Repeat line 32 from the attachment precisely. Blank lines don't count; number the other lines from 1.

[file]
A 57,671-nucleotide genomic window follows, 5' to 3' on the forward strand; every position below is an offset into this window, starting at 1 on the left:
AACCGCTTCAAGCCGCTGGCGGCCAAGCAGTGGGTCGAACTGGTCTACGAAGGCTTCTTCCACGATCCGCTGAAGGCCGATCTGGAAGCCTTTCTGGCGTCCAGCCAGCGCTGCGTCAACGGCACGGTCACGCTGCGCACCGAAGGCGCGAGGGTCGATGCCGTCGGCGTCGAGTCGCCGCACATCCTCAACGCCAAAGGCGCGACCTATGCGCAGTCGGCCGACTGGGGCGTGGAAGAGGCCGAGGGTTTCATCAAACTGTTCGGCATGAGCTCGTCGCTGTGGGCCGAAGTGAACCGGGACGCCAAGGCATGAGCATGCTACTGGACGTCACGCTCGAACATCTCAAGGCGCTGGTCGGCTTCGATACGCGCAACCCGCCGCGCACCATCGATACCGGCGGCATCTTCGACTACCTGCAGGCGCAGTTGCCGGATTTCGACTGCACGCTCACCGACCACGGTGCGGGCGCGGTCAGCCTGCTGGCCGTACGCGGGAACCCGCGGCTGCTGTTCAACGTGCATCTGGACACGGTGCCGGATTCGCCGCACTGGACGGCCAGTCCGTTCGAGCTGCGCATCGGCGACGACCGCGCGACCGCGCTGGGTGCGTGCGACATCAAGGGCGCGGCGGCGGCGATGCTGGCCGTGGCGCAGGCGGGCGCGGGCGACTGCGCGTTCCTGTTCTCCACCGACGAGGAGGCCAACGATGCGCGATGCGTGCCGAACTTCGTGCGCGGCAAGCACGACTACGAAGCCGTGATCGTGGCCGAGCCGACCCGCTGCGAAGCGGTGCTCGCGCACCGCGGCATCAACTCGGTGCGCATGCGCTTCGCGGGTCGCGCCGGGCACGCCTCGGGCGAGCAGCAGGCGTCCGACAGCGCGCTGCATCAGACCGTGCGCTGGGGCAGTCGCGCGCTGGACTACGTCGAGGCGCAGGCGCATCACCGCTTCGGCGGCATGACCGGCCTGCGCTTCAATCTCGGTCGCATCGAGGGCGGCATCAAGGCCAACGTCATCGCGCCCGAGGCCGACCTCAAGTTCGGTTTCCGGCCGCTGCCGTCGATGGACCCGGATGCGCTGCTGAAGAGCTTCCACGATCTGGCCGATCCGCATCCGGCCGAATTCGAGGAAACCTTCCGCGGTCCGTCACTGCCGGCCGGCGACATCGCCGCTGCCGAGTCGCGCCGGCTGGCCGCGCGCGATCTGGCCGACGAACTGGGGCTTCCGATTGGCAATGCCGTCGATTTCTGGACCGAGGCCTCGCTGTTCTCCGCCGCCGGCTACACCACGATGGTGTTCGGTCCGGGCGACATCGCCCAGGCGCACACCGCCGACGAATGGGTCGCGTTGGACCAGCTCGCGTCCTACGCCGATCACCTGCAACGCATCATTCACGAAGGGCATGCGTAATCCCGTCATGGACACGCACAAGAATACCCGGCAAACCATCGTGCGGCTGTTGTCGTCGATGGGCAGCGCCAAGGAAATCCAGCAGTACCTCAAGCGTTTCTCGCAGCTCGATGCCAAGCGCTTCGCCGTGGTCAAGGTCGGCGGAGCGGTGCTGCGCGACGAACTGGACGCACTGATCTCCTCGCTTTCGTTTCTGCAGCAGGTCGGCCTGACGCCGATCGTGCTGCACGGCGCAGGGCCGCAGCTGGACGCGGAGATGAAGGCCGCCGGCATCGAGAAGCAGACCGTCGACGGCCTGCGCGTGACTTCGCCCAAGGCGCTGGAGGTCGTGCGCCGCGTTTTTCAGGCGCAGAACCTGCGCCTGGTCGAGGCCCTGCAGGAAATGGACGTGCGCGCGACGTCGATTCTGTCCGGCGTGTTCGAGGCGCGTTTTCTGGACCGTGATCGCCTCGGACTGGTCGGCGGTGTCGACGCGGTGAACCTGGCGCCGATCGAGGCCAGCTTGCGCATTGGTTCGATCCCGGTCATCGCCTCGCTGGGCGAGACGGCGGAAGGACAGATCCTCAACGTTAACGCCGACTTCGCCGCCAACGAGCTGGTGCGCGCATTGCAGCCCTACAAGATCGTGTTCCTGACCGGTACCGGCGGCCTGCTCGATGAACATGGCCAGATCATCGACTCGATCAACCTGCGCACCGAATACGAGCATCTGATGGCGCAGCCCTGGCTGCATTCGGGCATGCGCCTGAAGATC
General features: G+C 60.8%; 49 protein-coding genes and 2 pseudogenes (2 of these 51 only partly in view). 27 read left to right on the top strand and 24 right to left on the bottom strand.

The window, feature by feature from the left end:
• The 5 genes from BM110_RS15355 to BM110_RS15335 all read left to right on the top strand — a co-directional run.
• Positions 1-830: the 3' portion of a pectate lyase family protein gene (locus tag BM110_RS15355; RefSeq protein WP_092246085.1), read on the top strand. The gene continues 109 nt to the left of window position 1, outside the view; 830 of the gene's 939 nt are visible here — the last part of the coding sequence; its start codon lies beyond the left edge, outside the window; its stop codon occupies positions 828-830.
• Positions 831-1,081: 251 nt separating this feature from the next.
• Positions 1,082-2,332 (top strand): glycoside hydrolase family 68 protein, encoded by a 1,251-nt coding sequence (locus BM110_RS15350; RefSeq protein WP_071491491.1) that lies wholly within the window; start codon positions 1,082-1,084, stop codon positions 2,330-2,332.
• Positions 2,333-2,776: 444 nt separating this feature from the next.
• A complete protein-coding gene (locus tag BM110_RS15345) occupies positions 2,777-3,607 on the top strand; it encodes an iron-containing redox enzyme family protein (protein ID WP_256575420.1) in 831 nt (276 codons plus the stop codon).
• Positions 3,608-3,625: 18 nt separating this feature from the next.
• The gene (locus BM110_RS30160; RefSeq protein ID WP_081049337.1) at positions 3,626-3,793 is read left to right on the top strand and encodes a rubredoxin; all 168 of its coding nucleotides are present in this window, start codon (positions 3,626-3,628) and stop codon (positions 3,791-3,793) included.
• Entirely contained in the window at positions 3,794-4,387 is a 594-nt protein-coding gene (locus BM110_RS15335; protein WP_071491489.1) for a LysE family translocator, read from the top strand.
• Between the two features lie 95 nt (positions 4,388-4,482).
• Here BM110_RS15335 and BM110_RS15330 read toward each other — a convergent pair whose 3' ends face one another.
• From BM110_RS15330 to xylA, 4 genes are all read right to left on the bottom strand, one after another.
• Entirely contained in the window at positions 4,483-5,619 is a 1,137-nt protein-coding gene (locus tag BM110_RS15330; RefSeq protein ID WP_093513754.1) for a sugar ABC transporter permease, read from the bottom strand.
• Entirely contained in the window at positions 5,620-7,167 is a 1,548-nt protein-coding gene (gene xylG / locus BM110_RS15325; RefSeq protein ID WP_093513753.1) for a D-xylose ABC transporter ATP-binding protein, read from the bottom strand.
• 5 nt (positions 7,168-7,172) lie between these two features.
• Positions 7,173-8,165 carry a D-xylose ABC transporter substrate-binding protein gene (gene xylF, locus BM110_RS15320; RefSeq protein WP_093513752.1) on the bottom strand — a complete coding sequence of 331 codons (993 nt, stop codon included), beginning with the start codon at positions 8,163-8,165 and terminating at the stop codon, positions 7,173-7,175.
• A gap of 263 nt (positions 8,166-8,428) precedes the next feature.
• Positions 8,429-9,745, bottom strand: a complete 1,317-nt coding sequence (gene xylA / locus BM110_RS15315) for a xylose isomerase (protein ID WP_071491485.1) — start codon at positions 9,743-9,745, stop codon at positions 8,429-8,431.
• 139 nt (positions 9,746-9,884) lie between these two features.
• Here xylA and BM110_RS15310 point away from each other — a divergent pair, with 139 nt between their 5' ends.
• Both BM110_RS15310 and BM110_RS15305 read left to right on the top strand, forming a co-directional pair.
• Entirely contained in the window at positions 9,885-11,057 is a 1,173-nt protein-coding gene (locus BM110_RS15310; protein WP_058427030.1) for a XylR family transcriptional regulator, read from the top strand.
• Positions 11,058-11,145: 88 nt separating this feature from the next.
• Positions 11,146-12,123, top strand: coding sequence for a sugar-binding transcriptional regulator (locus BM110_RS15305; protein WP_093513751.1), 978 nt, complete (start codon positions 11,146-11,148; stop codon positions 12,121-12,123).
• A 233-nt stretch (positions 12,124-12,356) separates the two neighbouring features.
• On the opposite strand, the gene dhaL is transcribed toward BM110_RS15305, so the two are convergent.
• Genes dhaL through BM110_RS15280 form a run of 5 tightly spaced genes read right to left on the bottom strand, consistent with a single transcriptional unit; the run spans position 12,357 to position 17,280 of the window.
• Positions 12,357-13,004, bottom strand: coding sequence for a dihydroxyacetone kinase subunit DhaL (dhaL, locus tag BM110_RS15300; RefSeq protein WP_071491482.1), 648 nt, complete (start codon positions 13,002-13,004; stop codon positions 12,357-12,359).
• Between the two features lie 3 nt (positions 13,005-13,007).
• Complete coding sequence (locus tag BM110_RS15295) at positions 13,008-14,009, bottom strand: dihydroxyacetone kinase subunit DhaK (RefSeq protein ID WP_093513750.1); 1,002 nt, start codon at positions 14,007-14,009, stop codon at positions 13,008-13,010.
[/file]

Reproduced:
• Positions 12,357-13,004, bottom strand: coding sequence for a dihydroxyacetone kinase subunit DhaL (dhaL, locus tag BM110_RS15300; RefSeq protein WP_071491482.1), 648 nt, complete (start codon positions 13,002-13,004; stop codon positions 12,357-12,359).